Designers values are manifested in the products that they create, and through the use of such products, these values are then exported into society, constituting and shaping it at the same time. Given this immense power therefore, it is urgent to ‘design for value’ (Helbing et al., 2019). Whose values one might ask? The global heterogeneous context, with countries having different cultural and political norms was seen by our participants as potentially creating further deadlocks along the way. This can be seen as the result of an inherent and to an extent inevitable tension between the nature of the internet with its speed of information, border permeability or border defiance, and the nature of the ‘real world’ with border controls, national sovereignty and specific legislation within its borders. It is also a result of polarisation and of political manipulation by populist leaders and governments. The rise of populism constitutes a challenge for AI to be more ethical because populist leaders influence the public into thinking that data collection and surveillance are not a serious ethical issue. Polarisation can also be explained by the creation of ‘echo chambers’ as a result of algorithmic feedback loops and closed networks in social media (Shaffer, 2019; Iordanou and Kuhn, 2020). Ultimately, as part of democracy diverse voices are to be heard but some common ground needs to be reached if we are to move forward with legislation and its implementation. We suggest that further research could aim at involving even more members of the public and identifying common ground across countries and regions, as well as cultural specific challenges (see Bauer and Süerdem, 2019) that need to be addressed.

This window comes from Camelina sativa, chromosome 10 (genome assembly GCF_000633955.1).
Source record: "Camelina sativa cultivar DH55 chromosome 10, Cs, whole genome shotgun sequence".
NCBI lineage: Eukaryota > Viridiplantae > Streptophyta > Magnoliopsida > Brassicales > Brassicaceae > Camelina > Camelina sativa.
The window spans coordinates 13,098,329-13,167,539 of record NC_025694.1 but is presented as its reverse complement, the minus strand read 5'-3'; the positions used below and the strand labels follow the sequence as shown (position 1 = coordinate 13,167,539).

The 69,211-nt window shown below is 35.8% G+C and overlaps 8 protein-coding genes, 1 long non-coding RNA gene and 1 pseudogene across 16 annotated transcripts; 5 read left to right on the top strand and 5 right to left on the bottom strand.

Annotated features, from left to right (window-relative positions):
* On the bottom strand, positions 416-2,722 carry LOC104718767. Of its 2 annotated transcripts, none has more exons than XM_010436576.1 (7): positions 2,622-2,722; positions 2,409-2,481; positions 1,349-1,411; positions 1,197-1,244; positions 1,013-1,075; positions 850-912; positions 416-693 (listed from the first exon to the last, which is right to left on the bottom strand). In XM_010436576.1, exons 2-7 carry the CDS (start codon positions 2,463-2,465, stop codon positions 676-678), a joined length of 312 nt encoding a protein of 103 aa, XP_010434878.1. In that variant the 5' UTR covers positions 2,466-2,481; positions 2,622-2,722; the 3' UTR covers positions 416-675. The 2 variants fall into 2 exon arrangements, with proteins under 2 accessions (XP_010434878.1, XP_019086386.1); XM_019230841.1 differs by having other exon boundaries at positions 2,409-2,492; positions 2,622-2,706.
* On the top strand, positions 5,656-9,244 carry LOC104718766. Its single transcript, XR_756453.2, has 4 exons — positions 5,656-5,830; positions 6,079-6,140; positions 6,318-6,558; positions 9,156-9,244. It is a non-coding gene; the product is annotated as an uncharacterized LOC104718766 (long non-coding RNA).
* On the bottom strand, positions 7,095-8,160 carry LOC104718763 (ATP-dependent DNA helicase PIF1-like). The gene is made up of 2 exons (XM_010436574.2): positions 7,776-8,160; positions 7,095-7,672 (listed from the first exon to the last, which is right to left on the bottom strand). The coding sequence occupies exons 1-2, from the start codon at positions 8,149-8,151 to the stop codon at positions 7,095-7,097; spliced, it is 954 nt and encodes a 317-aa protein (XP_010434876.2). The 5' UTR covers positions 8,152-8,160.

Legislation might also help to address the challenge of defining ethics and reaching a consensus, which was also mentioned as a challenge posed when addressing the ethical challenges of digital media and other emerging technologies. Participants acknowledged that GDPR is not sufficient, proposing further measures in legislation and regulation. The concerns expressed by the participants are aligned with the concerns expressed by the Members of the European Parliament, who declared that ‘we need laws, not platform guidelines’ (European Commission Polices, 2021). The European Commission’s two new legislative initiatives, the “Digital Service Act” and the “Digital Markets Act”, are steps towards creating a safer digital world by providing gatekeeping online (European Commission Policies, 2021). These new legislative initiatives aim to tackle the issue of misinformation, which constitutes according to Moghaddam (2019), the greatest threat to democracy since Second World War, because of its influence in shaping public opinion on important issues.